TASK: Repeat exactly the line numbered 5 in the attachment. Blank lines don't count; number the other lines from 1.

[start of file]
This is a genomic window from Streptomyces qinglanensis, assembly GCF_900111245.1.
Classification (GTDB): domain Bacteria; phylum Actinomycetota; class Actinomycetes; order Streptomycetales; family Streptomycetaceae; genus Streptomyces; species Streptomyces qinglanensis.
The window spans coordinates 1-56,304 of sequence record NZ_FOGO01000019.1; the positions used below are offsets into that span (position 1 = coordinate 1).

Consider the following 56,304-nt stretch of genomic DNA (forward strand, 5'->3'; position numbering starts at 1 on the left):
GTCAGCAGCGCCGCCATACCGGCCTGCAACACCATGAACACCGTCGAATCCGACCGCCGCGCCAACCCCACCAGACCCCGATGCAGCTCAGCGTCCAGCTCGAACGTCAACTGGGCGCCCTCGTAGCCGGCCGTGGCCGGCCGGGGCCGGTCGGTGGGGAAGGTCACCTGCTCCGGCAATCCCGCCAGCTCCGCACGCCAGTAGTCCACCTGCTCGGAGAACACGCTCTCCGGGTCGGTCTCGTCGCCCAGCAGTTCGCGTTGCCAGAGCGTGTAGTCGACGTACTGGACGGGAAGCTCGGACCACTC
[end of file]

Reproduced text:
GTCAGCAGCGCCGCCATACCGGCCTGCAACACCATGAACACCGTCGAATCCGACCGCCGCGCCAACCCCACCAGACCCCGATGCAGCTCAGCGTCCAGCTCGAACGTCAACTGGGCGCCCTCGTAGCCGGCCGTGGCCGGCCGGGGCCGGTCGGTGGGGAAGGTCACCTGCTCCGGCAATCCCGCCAGCTCCGCACGCCAGTAGTCCACCTGCTCGGAGAACACGCTCTCCGGGTCGGTCTCGTCGCCCAGCAGTTCGCGTTGCCAGAGCGTGTAGTCGACGTACTGGACGGGAAGCTCGGACCACTC